“The current ratio is one toilet for 60 persons, but that is not enough, so now we are building an additional 300 toilets in the whole of Je Yang camp,” said camp supervisor Brang Shaw.

Emergency aid standards require a minimum of one latrine per 20 adults or 10 children. Local health workers have reported treating a regular stream of internally displaced persons (IDPs) with stomach ailments caused by diarrhoea and parasites.

In southern Kachin State, a network of eight local aid groups, including Wun Pawng Ninghtoi (WPN), is providing food, clothing, shelter and medicine to nearly 10,000 IDPs in six camps.

The protracted conflict has taken a toll on diets and nutrition, say aid workers, who have not conducted any formal studies on malnutrition rates among the displaced.

WPN head Mary Tawm said that while basic foods like potatoes and rice are distributed, vegetables and meats are sparse.

Lack of access to clean water and sanitation has proved fatal.

“In January, seven children drank water from a mountain stream that was polluted with pesticides from a nearby sugar cane plantation, and one of the girls died. Several of them had to be transferred to a Chinese hospital for emergency treatment,” said Tawm.

And while the local hospital in Mai Jai Yang can treat routine health problems, more complicated cases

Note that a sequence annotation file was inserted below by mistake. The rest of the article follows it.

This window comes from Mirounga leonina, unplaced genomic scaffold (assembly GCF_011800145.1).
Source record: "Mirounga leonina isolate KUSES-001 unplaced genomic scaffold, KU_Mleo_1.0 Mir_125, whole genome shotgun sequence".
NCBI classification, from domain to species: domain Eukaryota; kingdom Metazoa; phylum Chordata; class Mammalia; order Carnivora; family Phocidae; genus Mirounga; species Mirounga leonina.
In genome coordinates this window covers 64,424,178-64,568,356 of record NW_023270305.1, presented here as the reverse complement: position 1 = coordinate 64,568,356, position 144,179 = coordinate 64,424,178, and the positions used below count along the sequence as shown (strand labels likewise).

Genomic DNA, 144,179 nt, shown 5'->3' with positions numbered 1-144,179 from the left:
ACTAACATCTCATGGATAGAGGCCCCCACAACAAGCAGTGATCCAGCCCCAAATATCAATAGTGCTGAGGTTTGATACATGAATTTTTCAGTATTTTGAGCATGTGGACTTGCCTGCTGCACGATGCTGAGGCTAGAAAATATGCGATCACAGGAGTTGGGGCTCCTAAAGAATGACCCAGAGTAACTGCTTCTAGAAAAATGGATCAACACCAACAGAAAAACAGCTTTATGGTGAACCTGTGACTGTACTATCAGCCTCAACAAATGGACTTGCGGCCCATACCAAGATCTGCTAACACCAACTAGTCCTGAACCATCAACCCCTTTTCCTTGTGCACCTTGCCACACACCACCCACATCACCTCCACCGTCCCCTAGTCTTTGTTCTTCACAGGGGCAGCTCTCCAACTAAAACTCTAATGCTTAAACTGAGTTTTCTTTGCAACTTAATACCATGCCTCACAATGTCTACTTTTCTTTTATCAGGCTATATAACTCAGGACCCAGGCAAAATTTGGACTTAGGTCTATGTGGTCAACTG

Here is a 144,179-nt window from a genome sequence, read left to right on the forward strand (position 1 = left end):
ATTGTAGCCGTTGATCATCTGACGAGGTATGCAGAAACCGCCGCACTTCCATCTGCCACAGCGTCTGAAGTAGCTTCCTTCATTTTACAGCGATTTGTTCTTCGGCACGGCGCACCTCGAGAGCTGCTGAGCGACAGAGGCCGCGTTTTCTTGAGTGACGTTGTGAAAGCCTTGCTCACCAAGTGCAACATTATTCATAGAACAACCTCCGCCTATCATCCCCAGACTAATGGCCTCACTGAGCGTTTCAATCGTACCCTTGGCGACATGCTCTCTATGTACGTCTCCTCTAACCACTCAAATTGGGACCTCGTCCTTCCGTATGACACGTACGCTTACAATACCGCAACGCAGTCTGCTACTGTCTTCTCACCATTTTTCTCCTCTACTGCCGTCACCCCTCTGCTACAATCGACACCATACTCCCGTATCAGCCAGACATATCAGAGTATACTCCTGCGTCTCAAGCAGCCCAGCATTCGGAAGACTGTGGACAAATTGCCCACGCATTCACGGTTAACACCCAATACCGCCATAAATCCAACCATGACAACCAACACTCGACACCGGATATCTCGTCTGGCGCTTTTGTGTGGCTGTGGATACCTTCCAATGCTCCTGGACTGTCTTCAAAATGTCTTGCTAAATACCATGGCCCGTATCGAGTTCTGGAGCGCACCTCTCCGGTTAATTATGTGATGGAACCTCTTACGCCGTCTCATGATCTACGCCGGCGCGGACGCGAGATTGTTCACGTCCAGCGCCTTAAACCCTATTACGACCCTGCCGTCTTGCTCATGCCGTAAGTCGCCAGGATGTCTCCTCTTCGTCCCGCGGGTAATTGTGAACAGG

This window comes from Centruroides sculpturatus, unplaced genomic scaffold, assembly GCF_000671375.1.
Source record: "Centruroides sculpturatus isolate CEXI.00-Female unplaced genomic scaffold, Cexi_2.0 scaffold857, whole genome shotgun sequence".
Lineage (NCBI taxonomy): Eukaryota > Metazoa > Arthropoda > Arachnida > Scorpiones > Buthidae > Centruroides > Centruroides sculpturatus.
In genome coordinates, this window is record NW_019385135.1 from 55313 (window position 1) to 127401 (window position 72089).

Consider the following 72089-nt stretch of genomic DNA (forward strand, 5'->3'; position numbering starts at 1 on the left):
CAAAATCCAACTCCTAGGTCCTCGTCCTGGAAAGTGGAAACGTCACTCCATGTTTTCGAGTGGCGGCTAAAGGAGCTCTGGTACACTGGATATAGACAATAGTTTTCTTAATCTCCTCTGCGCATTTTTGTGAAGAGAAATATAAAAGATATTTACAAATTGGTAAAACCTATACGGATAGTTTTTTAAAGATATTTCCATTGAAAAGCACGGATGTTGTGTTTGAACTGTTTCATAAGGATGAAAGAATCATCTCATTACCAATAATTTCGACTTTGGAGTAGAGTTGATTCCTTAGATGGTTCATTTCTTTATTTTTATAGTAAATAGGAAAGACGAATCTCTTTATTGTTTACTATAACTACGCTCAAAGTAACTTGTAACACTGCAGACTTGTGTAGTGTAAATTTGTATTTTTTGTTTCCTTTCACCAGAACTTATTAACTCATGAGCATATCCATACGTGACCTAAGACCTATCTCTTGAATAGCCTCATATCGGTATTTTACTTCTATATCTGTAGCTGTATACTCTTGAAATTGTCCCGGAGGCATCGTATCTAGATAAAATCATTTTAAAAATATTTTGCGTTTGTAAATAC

must be transferred across the border into China. Soldiers with heavy casualties have reportedly been transferred there as well.

“We needed to spend US$3,000 for 17 referred patients to the China side in January and another 20 patients in February, basically to save people’s lives, but we don’t have enough funding so we are asking our community for help,” she said.

International aid still blocked

“The international NGOs can get into the government-controlled area very easily, but it is difficult to get to the China border where most of the IDP camps are located and in need of the most [assistance],” explained Hkalam Samson, head of local NGO Kachin Baptist Convention.

Since the start of the conflict, most of the food and medical supplies in KIA-controlled areas have been donated by local religious groups, and the Kachin Independence Organization, KIA’s political wing.

Deemed unsafe by the government, rebel-controlled areas have been largely off-limits to international aid groups since the collapse of a 17-year peace agreement in June 2011. Only a small number of UN convoys have reached KIA-controlled territory since then, the most recent one being in mid-February this year.

“Several of the camps are overcrowded because nine camps on the Chinese side were shut down last summer by Chinese authorities, and the refugees were forced back onto the Kachin side of the border,” Samson added.

On the Burmese side of the border, the population of Lana Zup Ja camp has more than doubled from last year’s 1,138 to 2,689 at the end of March, according to WPN.

Given such crowded camps, UN Refugee Agency (UNHCR) is concerned about potential abuses and the lack of international monitors in KIA-controlled areas. “When we build shelters through our [local] partners – who do have access – we cannot monitor their progress. We are also unable to conduct capacity building such as camp management or protection training,” said Anna Little, a UNHCR spokesperson in Myanmar.

Since fighting resumed in June 2011, 12 peace talks have been held between the government and rebels, including five in China.

Meanwhile, international groups continue calling for unfettered access to all of Kachin’s IDPs.

The KIA has been fighting for greater autonomy from Myanmar’s central government for the past six decades.

ss/pt/rz  source http://www.irinnews.org